‘Just as Boeing benefited from its former Senior Vice President Patrick Shanahan’s stint as acting secretary of defence, so Raytheon is likely to cash in on the nomination of its former top lobbyist, Mike Esper, as his successor. Esper’s elevation comes shortly after another former Raytheon lobbyist, Charles Faulkner, left the State Department amid charges that he had improperly influenced decisions to sell Raytheon-produced guided bombs to Saudi Arabia for its brutal air war in Yemen. John Rood, third-in-charge at the Pentagon, has worked for both Lockheed Martin and Raytheon, while Ryan McCarthy, Mike Esper’s replacement as secretary of the Army, worked for Lockheed on the F-35, which the Project on Government Oversight (POGO) has determined may never be ready for combat.’
Today, old soldiers no longer fade away, they keep fighting — for more money.
And we’re not talking about the penny-ante scams — such as the Pentagon’s $435 hammer or the Navy’s $640 toilet seat. (These were first revealed by our old friend Ernie Fitzgerald, then working as a systems analyst at the Pentagon. Nixon fired him.) We’re talking grand larceny…hundreds of billions…or even trillions in boondoggles.
Everybody knows that 90% of ‘defence’ spending has nothing to do with defence. Experts estimate, for example, that it would take only 300 nuclear weapons to provide an effective deterrent. We have more than 4,000 of them.
And it wouldn’t take much to stop a conventional attack, either. Imagine ships making the long crossing of the North Atlantic…or the Pacific…They would be sitting ducks for even a rudimentary missile defence system.
That’s why most of the military budget is pork…and it’s why its heroes — the lobbyists and two-timers that help make it possible — deserve medals.
It can’t be easy to squeeze more money out of the federal government. Deficits are already projected to go over $1 trillion…and we have no plausible real attackers to justify the spending. Yet, the brave men and women of the military lobbying corps argue for more funding…and they get it.
Yes, Dear Reader, all those trillions of ‘stimulus’ inflation must go somewhere. These are the guys who make sure it goes their way.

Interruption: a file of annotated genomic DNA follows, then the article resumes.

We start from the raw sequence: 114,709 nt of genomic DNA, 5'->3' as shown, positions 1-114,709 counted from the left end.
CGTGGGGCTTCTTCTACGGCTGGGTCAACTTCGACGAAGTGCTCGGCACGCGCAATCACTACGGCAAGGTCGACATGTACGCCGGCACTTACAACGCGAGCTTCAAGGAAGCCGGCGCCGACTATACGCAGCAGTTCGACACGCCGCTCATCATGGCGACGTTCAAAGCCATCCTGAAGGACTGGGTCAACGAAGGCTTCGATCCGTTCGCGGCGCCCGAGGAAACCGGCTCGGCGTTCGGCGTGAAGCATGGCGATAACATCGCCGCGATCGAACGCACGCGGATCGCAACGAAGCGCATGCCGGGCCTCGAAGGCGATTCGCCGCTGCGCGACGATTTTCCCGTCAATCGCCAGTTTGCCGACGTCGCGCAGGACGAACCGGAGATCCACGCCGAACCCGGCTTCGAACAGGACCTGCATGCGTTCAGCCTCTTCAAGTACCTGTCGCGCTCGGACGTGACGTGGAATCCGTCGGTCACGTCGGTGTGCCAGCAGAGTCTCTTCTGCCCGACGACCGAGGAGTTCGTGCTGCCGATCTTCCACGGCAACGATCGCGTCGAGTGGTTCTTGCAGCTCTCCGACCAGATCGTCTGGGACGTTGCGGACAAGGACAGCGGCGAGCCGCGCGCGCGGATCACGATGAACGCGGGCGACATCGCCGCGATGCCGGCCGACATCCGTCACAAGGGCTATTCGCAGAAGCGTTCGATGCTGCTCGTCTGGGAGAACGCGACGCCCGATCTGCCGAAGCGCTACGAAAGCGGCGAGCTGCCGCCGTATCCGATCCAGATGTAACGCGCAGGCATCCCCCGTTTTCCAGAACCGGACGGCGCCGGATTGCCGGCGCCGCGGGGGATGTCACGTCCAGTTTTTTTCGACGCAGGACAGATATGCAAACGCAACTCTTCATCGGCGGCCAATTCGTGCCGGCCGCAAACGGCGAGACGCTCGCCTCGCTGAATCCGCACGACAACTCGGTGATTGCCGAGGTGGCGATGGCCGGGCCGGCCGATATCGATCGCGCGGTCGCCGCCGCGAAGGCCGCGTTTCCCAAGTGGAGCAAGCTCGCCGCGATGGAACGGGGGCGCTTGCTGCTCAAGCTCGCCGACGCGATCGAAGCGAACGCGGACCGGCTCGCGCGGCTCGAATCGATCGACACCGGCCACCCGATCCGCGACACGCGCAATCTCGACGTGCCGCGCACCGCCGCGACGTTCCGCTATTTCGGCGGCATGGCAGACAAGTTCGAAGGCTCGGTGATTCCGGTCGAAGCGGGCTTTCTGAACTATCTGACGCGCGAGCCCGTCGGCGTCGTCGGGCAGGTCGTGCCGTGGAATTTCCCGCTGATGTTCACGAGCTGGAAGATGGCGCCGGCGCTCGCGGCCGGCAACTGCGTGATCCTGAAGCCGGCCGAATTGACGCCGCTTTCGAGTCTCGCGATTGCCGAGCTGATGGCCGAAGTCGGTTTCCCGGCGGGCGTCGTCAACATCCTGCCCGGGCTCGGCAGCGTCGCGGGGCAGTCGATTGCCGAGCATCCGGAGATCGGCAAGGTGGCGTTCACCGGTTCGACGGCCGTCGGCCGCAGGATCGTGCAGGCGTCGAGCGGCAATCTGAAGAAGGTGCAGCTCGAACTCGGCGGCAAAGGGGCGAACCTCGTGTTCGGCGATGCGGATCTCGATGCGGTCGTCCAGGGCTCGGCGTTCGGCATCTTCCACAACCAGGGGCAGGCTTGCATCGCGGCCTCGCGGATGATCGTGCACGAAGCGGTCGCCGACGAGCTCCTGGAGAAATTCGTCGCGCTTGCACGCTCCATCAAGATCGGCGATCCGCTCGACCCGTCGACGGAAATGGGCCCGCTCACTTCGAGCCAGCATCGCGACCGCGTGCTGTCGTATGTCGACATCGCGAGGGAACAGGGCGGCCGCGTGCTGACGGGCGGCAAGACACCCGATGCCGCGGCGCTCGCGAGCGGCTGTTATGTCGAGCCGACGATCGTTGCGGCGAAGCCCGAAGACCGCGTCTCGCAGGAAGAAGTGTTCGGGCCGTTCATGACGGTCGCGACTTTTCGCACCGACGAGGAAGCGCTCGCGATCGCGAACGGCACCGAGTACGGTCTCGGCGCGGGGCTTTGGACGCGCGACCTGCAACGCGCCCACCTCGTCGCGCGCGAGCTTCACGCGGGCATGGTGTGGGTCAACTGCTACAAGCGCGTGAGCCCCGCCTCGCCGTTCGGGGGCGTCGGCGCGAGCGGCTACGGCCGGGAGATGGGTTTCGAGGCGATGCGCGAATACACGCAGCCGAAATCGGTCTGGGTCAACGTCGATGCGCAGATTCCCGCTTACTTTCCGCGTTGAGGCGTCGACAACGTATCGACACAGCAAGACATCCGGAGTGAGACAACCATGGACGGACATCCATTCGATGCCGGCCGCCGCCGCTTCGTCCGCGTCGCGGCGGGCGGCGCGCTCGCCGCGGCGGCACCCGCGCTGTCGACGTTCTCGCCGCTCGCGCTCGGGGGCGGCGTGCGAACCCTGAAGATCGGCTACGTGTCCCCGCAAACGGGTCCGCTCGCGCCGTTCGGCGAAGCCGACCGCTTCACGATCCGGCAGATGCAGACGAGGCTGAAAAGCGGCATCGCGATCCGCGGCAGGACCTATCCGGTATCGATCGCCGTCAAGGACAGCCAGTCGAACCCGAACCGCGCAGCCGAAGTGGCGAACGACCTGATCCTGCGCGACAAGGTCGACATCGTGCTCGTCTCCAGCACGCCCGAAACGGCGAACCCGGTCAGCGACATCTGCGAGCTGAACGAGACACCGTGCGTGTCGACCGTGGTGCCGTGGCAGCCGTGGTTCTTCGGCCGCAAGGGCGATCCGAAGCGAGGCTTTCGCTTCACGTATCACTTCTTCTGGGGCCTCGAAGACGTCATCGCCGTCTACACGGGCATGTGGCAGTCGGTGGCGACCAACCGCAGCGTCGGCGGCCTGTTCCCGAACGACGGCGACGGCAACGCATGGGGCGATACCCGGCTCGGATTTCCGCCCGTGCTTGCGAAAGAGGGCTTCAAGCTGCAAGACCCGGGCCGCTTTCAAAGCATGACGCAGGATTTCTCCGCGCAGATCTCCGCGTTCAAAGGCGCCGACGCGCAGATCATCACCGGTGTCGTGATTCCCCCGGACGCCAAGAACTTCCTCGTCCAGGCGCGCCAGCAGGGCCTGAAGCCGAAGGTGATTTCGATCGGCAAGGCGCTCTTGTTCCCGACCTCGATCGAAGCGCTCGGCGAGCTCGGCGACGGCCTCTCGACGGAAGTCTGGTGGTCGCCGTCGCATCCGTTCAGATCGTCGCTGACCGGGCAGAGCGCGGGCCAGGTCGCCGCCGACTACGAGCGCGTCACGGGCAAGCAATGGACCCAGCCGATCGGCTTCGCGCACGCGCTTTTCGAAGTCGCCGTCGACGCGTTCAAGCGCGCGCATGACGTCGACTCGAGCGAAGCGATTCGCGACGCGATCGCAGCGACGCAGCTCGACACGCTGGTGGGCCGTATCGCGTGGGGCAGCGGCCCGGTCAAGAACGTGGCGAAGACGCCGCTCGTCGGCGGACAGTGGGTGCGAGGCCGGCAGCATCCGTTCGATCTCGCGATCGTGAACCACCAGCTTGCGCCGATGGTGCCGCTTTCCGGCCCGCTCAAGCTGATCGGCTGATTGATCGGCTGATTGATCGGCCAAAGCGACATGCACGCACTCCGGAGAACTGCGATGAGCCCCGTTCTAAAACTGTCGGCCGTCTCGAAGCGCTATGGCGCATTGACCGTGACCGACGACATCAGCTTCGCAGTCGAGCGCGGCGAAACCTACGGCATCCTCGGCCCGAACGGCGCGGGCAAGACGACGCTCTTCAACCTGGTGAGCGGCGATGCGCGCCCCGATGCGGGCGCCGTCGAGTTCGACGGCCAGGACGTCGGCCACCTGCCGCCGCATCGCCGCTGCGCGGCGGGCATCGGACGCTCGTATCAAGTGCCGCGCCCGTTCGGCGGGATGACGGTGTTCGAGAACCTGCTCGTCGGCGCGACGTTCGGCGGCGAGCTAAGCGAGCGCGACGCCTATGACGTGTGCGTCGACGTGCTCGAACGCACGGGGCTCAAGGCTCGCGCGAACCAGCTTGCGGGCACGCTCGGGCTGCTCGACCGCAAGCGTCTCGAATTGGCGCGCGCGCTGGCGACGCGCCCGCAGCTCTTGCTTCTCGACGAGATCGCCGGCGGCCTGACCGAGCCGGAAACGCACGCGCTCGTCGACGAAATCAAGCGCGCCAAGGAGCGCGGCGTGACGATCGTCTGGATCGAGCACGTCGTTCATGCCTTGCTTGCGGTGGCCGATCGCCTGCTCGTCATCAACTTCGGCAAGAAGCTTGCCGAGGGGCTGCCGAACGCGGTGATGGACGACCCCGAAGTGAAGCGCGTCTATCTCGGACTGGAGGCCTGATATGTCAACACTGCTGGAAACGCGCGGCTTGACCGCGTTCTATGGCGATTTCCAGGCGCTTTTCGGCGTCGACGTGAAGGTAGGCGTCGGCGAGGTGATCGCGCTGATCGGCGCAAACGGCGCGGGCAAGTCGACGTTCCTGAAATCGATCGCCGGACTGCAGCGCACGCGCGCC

Our first medal — a simple, dignified gold-plated dollar sign — goes to the chiefs of the five leading contractors — Boeing, Lockheed Martin, Raytheon, Grumman, and General Dynamics.
They take home an average of more than $20 million each per year; since nearly every penny comes from the public, this makes them the highest-paid hogs in the feds’ mud wallow.
Our second medal — a cluster of gold-plated toilet seats — goes to Lockheed Martin lobbyists. This single company gets more in US military contracts than Britain’s entire military budget. Or Germany’s. Or Japan’s.
Finally, our last medal is a gold-plated turkey. It goes to the lobbyists who pulled off what must be the single biggest Deep State heist in history.
We’re talking about the aforementioned F-35 fighter. The whole programme is expected to cost more than $1.5 trillion — that’s for a plane that may never be useful in any plausible defence capacity.
It is an empire plane…designed to show off and project power, not defend the homeland.
Experts call it the ‘biggest single failure of weapons procurement in US history.’ They may be right. We don’t know. But it hardly matters. If it weren’t the F-35, it would be something else. Because the real battle is for money…not defence.
And it’s the only war the military-industrial-Deep State complex still wins.
But wait…There’s a very serious side to this.
Reckless spending by the Pentagon weakens America’s real defence capability. That was Ernie Fitzgerald’s point. It’s not just a matter of money. The real fighters are now burdened with expensive gadgets that don’t work, a cumbersome, lard-loaded internal bureaucracy, and top brass who only know how to get more and more money.
And the Pentagon’s procurement system has now infected a large part of America’s industrial base, too.
Why worry about overruns and efficiency when you can go to work for Boeing…where the sky’s the limit? Why fuss about accuracy or reliability when your biggest customer hardly cares? Why concern yourself with product quality…when your real business is cadging billion-dollar contracts from a careless customer?
More to come…